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The U.S. Supreme Court has upheld Obama’s socialized medicine law – including the individual mandate that forces Americans to buy health insurance or pay a “tax.”
GOP leaders have promised to push for legislation to repeal and replace Obamacare with a health care bill that is based on free market principles – but this will never get passed as long as the Senate is held by Harry Reid and the White House is occupied by Barack Obama.
Supreme Court Chief Justice John Roberts sided with the liberals on the Court to rule that the individual mandate penalty was a tax and a legitimate function of the Congress to tax under the Constitution.
Obama had originally denied that the penalty for not getting health insurance was a tax, but when the case was argued before the Supreme Court, his lawyers argued that it was a tax.
In short, Obama was willing to lie about the mandate penalty as a tax before the law was passed and then argue that it was a tax before the Supreme Court in order to sway the Justices to uphold the law. It worked.
Justices Scalia, Kennedy, Thomas, and Alito wrote a dissent to the majority opinion. In it, they noted:
The Court today decides to save a statute Congress did not write. It rules that what the statute declares to be a requirement with a penalty is instead an option subject to a tax. And it changes the intentionally coercive sanction of a total cut-off of Medicaid funds to a supposedly non-coercive cut-off of only the incremental funds that the Act makes available.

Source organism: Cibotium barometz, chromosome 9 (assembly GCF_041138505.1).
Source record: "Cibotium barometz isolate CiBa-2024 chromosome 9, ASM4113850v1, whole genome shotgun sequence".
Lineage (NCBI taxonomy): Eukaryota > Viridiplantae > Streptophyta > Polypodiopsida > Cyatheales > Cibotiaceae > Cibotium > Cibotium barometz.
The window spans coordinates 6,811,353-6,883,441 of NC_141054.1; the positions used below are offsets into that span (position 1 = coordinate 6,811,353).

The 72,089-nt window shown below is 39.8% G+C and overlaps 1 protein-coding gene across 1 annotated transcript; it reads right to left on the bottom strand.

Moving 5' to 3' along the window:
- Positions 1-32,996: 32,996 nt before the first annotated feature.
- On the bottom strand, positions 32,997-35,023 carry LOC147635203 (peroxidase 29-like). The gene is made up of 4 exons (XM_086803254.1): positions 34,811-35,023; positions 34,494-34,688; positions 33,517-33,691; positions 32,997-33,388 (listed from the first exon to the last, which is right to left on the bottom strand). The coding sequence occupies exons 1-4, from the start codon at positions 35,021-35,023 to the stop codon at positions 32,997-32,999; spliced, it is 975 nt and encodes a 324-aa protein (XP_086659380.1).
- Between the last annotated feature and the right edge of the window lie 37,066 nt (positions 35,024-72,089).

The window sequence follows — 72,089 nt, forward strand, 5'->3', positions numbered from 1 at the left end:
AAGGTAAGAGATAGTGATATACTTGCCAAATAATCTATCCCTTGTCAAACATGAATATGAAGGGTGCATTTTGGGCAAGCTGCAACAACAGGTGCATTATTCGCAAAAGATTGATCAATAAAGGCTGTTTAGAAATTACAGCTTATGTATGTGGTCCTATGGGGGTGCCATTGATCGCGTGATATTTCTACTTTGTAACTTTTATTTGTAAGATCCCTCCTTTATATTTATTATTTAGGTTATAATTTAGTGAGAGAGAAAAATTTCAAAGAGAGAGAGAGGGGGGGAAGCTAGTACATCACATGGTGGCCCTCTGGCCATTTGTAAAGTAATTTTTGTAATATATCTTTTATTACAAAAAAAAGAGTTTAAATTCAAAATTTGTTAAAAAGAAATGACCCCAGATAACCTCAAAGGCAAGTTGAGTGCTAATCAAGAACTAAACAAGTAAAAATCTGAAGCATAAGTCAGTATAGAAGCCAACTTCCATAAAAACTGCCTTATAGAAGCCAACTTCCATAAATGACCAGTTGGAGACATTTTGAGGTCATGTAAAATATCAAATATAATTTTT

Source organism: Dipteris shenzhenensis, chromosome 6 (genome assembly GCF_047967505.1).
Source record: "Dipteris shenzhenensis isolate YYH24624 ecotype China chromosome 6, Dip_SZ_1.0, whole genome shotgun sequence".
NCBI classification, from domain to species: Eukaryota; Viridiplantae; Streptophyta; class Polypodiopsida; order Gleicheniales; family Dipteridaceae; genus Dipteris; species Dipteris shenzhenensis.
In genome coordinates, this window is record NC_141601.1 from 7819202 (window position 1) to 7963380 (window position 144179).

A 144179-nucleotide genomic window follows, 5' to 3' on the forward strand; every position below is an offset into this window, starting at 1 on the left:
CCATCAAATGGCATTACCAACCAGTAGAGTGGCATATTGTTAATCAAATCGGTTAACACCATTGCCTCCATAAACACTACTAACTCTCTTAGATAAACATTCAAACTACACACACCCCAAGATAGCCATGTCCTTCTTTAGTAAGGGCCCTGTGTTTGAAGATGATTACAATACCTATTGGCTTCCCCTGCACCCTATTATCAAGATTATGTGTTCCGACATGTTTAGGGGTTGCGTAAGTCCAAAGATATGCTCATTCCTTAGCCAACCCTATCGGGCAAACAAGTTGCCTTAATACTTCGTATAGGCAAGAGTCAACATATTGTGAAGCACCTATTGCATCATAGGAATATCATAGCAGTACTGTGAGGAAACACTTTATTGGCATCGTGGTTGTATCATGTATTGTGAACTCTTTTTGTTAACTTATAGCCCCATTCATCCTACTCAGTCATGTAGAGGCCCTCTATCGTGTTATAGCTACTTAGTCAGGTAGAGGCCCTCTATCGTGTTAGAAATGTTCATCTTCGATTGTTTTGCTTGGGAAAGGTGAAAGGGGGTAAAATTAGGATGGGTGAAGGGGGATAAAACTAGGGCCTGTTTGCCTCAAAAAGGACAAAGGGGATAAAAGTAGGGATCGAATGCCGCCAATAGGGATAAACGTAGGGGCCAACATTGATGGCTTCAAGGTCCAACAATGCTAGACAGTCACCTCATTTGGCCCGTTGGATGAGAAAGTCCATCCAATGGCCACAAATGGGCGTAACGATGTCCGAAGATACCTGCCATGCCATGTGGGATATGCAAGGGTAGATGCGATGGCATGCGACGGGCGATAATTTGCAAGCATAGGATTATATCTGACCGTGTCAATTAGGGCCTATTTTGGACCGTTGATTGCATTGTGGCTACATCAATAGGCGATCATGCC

The Court regards its strained statutory interpretation as judicial modesty. It is not. It amounts instead to a vast judicial overreaching. It creates a debilitated, inoperable version of health-care regulation that Congress did not enact and the public does not expect. It makes enactment of sensible health-care regulation more difficult, since Congress cannot start afresh but must take as its point of departure a jumble of now senseless provisions, provisions that certain interests favored under the Court’s new design will struggle to retain. And it leaves the public and the States to expend vast sums of money on requirements that may or may not survive the necessary congressional revision.
The Court’s disposition, invented and atextual as it is, does not even have the merit of avoiding constitutional difficulties. It creates them. The holding that the Individual Mandate is a tax raises a difficult constitutional question (what is a direct tax?) that the Court resolves with inadequate deliberation.
Today, the Supreme Court upheld a law that forces Americans to buy health insurance or pay a penalty for not doing so.
We must have control of the Senate and the White House if Obamacare is to be repealed.
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